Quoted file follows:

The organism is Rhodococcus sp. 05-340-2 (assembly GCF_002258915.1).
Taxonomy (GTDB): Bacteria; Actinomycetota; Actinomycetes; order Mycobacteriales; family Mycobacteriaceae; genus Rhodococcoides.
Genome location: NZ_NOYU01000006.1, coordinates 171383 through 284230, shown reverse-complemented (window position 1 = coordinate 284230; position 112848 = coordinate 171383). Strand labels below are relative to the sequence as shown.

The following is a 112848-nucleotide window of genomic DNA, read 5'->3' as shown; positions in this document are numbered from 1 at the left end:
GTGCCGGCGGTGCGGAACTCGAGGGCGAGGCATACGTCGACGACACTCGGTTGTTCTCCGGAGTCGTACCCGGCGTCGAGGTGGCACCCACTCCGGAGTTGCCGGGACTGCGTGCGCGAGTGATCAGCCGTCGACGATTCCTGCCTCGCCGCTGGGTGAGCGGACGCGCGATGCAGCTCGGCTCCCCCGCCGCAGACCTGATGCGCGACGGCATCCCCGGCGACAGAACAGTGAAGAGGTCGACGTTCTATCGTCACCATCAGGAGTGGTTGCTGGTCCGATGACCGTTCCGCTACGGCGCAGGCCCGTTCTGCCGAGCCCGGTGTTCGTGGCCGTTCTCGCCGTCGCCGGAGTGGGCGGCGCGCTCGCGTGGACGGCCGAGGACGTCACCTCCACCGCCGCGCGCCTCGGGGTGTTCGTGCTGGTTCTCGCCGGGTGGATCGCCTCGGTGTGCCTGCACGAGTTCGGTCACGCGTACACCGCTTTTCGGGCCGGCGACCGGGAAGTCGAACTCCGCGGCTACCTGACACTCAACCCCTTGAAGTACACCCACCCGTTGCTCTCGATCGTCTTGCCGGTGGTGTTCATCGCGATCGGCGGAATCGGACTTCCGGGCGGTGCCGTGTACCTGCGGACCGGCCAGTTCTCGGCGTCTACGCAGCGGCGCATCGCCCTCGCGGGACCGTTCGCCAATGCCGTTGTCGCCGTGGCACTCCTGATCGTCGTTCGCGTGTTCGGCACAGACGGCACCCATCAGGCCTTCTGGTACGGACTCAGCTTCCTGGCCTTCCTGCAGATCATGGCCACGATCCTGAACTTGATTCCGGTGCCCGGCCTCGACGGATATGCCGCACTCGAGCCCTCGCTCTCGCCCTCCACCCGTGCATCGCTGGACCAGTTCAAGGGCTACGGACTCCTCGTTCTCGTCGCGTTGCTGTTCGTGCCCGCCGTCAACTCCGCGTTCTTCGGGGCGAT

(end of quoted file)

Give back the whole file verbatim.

The organism is Rhodococcus sp. 05-340-2 (assembly GCF_002258915.1).
Taxonomy (GTDB): Bacteria; Actinomycetota; Actinomycetes; order Mycobacteriales; family Mycobacteriaceae; genus Rhodococcoides.
Genome location: NZ_NOYU01000006.1, coordinates 171383 through 284230, shown reverse-complemented (window position 1 = coordinate 284230; position 112848 = coordinate 171383). Strand labels below are relative to the sequence as shown.

The following is a 112848-nucleotide window of genomic DNA, read 5'->3' as shown; positions in this document are numbered from 1 at the left end:
GTGCCGGCGGTGCGGAACTCGAGGGCGAGGCATACGTCGACGACACTCGGTTGTTCTCCGGAGTCGTACCCGGCGTCGAGGTGGCACCCACTCCGGAGTTGCCGGGACTGCGTGCGCGAGTGATCAGCCGTCGACGATTCCTGCCTCGCCGCTGGGTGAGCGGACGCGCGATGCAGCTCGGCTCCCCCGCCGCAGACCTGATGCGCGACGGCATCCCCGGCGACAGAACAGTGAAGAGGTCGACGTTCTATCGTCACCATCAGGAGTGGTTGCTGGTCCGATGACCGTTCCGCTACGGCGCAGGCCCGTTCTGCCGAGCCCGGTGTTCGTGGCCGTTCTCGCCGTCGCCGGAGTGGGCGGCGCGCTCGCGTGGACGGCCGAGGACGTCACCTCCACCGCCGCGCGCCTCGGGGTGTTCGTGCTGGTTCTCGCCGGGTGGATCGCCTCGGTGTGCCTGCACGAGTTCGGTCACGCGTACACCGCTTTTCGGGCCGGCGACCGGGAAGTCGAACTCCGCGGCTACCTGACACTCAACCCCTTGAAGTACACCCACCCGTTGCTCTCGATCGTCTTGCCGGTGGTGTTCATCGCGATCGGCGGAATCGGACTTCCGGGCGGTGCCGTGTACCTGCGGACCGGCCAGTTCTCGGCGTCTACGCAGCGGCGCATCGCCCTCGCGGGACCGTTCGCCAATGCCGTTGTCGCCGTGGCACTCCTGATCGTCGTTCGCGTGTTCGGCACAGACGGCACCCATCAGGCCTTCTGGTACGGACTCAGCTTCCTGGCCTTCCTGCAGATCATGGCCACGATCCTGAACTTGATTCCGGTGCCCGGCCTCGACGGATATGCCGCACTCGAGCCCTCGCTCTCGCCCTCCACCCGTGCATCGCTGGACCAGTTCAAGGGCTACGGACTCCTCGTTCTCGTCGCGTTGCTGTTCGTGCCCGCCGTCAACTCCGCGTTCTTCGGGGCGAT